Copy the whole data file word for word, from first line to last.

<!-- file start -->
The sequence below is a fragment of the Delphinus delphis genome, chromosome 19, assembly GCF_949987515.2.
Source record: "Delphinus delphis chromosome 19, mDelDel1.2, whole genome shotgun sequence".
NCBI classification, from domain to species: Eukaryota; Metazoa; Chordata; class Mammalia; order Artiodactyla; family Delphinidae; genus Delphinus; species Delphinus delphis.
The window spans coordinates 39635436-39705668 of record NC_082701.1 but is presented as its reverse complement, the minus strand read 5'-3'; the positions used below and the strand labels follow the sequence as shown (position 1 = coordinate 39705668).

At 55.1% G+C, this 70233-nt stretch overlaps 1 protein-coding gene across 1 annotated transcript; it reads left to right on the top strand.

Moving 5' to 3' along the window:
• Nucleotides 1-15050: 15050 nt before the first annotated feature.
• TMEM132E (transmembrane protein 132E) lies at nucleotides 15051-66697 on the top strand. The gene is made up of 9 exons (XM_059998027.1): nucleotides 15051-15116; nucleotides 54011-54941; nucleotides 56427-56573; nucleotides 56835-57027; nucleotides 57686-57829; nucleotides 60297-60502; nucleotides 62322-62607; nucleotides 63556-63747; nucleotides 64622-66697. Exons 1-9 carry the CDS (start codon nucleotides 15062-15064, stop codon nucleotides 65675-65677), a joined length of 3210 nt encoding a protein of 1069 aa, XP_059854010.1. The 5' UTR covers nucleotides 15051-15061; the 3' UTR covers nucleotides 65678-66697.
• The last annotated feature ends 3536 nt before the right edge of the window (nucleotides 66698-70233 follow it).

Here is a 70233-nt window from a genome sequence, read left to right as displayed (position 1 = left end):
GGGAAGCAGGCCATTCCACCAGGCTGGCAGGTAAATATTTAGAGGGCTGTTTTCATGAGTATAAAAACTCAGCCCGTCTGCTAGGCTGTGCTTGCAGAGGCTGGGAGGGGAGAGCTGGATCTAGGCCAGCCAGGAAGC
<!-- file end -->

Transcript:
The sequence below is a fragment of the Delphinus delphis genome, chromosome 19, assembly GCF_949987515.2.
Source record: "Delphinus delphis chromosome 19, mDelDel1.2, whole genome shotgun sequence".
NCBI classification, from domain to species: Eukaryota; Metazoa; Chordata; class Mammalia; order Artiodactyla; family Delphinidae; genus Delphinus; species Delphinus delphis.
The window spans coordinates 39635436-39705668 of record NC_082701.1 but is presented as its reverse complement, the minus strand read 5'-3'; the positions used below and the strand labels follow the sequence as shown (position 1 = coordinate 39705668).

At 55.1% G+C, this 70233-nt stretch overlaps 1 protein-coding gene across 1 annotated transcript; it reads left to right on the top strand.

Moving 5' to 3' along the window:
• Nucleotides 1-15050: 15050 nt before the first annotated feature.
• TMEM132E (transmembrane protein 132E) lies at nucleotides 15051-66697 on the top strand. The gene is made up of 9 exons (XM_059998027.1): nucleotides 15051-15116; nucleotides 54011-54941; nucleotides 56427-56573; nucleotides 56835-57027; nucleotides 57686-57829; nucleotides 60297-60502; nucleotides 62322-62607; nucleotides 63556-63747; nucleotides 64622-66697. Exons 1-9 carry the CDS (start codon nucleotides 15062-15064, stop codon nucleotides 65675-65677), a joined length of 3210 nt encoding a protein of 1069 aa, XP_059854010.1. The 5' UTR covers nucleotides 15051-15061; the 3' UTR covers nucleotides 65678-66697.
• The last annotated feature ends 3536 nt before the right edge of the window (nucleotides 66698-70233 follow it).

Here is a 70233-nt window from a genome sequence, read left to right as displayed (position 1 = left end):
GGGAAGCAGGCCATTCCACCAGGCTGGCAGGTAAATATTTAGAGGGCTGTTTTCATGAGTATAAAAACTCAGCCCGTCTGCTAGGCTGTGCTTGCAGAGGCTGGGAGGGGAGAGCTGGATCTAGGCCAGCCAGGAAGC